Forget everything you’ve been told about mixing your alcohol.
You should drink beer with cocktails. In fact you should drink beer in your cocktails.
Beer cocktails have been popping up with greater frequency for a few years, and this summer, as warmer temperatures settle in, they’ve really taken off.
There’s nothing new about beer sharing a glass with spirits and mixers.
Visitors to Mexico are familiar with the Michelada (and its regional Chelada variations) which is beer mixed with lemon or lime juice, salt, Worcestershire and hot sauces. Germans have the Gose mit Kümmellikör with a shot of spiced Kümmel liqueur in a glass of beer. The Shandy, popular in the U.K., covers a lot of territory combining beer in equal parts with ginger ale, lemonade, cider, or just another type of beer, like a stout and ale Black and Tan. And of course the U.S. has the Boilermaker, a long-time staple of working-class bars combining beer with a shot of whiskey.
What’s new is the craft.
The twin movements of craft beer and craft cocktails have given new life to beer cocktails. Today’s drinkers crave quality and variety. They’re always on the lookout for new ingredients and flavors, and the craft brewing and distilling industries are happy to oblige. Innovative mixologists are finding new ways to use them, creating original cocktails from high-quality spirits, house-made syrups, spices, fresh squeezed fruit juices, and craft-made beer with plenty of character.
Canny flavor combinations or abominable crimes against beer?
Purists argue that beer is already a perfectly crafted cocktail of barley, hops, yeast, and water. They see no gain in plonking more booze and fussy mixers into a well-made brew. Mixologists counter resistance by arguing that well-chosen additions will complement rather than disguise a beer’s flavor. The more complex the beer, the more avenues of taste opportunities it offers: a touch of citrus will cut through the heaviness of a pale ale; a light and sweet wheat beer is balanced by the bite of Vermouth or Campari; and the botanicals in gin can accentuate the lightly-hoppy nuances of a lager.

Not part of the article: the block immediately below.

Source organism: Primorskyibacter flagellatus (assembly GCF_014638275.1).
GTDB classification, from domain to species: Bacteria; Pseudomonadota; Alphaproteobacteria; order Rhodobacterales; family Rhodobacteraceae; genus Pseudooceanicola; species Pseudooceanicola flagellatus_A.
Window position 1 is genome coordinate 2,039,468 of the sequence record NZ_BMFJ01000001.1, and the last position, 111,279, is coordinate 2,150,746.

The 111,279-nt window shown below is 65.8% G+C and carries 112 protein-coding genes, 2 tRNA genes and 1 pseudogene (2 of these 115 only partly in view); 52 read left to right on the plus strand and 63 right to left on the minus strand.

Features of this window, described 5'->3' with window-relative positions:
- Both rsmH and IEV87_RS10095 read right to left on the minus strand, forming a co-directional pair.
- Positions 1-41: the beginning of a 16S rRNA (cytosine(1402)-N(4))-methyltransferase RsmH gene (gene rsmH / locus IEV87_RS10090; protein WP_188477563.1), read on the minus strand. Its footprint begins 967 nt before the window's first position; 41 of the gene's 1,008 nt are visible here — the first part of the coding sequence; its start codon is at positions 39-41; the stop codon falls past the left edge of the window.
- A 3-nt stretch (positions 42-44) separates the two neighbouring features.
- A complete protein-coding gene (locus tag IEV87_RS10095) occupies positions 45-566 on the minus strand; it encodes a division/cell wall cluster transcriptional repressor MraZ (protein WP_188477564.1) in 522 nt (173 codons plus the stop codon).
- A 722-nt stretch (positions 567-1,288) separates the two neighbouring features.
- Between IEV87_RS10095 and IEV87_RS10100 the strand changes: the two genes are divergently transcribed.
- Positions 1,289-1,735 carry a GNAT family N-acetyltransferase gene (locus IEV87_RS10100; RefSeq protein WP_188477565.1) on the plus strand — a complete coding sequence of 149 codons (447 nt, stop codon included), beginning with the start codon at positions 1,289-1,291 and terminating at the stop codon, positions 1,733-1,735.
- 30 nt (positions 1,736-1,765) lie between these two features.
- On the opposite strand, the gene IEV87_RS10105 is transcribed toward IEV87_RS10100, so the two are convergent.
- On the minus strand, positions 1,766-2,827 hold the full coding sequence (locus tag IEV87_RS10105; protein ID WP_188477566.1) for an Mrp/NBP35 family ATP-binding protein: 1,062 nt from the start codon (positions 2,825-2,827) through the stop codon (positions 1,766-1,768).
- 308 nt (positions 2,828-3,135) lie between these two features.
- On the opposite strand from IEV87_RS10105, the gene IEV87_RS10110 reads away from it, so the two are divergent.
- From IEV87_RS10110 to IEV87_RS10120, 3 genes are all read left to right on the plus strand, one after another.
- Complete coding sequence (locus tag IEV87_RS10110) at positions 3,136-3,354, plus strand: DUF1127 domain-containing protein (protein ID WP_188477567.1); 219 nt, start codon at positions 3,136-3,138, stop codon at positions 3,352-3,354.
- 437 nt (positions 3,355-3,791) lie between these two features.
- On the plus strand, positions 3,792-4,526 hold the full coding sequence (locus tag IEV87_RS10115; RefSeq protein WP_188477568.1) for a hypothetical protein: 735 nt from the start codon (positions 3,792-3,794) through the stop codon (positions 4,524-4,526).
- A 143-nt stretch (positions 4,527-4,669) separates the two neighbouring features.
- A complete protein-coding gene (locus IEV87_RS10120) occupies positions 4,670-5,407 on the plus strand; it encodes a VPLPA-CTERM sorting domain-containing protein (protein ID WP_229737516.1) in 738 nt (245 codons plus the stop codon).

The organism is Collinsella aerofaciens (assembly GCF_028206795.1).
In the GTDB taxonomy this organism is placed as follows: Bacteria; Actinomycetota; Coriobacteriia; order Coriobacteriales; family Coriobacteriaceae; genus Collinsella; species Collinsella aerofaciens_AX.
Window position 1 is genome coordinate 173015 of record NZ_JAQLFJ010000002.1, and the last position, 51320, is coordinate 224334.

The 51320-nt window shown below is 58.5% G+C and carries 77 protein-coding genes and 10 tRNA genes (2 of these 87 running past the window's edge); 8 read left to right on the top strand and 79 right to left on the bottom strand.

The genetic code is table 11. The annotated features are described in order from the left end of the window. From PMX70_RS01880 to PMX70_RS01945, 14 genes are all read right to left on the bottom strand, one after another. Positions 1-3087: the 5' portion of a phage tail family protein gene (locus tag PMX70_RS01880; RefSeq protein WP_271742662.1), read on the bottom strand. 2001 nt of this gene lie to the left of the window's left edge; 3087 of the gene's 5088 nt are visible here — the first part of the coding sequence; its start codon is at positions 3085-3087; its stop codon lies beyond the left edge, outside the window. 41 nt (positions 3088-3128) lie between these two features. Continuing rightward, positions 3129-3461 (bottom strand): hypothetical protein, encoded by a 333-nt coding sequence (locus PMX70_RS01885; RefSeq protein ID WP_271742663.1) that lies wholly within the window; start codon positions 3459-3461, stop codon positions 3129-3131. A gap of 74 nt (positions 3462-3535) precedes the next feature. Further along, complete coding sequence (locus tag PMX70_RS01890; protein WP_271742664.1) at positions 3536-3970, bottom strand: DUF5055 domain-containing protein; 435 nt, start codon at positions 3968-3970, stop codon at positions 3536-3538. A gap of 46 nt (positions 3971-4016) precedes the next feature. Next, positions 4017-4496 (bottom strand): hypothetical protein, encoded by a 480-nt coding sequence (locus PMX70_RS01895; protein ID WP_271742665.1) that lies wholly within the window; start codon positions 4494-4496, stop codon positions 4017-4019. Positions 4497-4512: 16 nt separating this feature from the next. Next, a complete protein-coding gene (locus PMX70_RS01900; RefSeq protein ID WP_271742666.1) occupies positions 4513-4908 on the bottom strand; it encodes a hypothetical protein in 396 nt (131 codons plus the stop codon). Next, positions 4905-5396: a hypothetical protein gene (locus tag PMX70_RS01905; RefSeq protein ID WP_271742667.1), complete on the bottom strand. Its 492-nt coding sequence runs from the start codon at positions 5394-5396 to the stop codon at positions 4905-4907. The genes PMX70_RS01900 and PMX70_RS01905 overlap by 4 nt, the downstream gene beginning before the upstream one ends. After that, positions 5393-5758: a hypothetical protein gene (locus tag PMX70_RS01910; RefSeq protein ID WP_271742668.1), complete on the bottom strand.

Cocktail traditionalists also balk at tampering.
Any addition to spirits, even ice or a splash of water, is sacrilege to a certain type of aficionado. Beer cocktails are probably not for them, and indeed none of us should be messing with a 21 year-old Macallan. But there are plenty of spirits that will benefit from beer in the same way that any well-chosen mixer can transform them into a cocktail that’s greater than the sum of its parts. A splash of beer will add effervescence without watering down a cocktail like club soda or sweetening it like ginger ale; the malt and yeast can cut the sugar in fruity drinks and stand up to the spice in pepper-spiked cocktails. When well-matched, even the beer-averse can appreciate the finishing touch of flavor and complexity.
An open mind and palate can pay off with some intriguing flavors.
Bartenders love experimenting with beer’s endless array of tastes and styles, and drinkers appreciate the novelty as well as the larger glasses and thirst-quenching power it brings to mixed drinks. The union is not for everyone, but you’re going to be seeing a lot of beer in cocktails this summer.
Buzzfeed shares 26 Drinks That Prove Mixing Beer Is A Great Idea .
Just don’t test out any of those 26 drinks in Nebraska, the only state where it’s illegal to serve cocktails that combine liquor and beer. The law is a holdover from Prohibition when Nebraskans were known to spike their legal, non-alcoholic beer with liquor.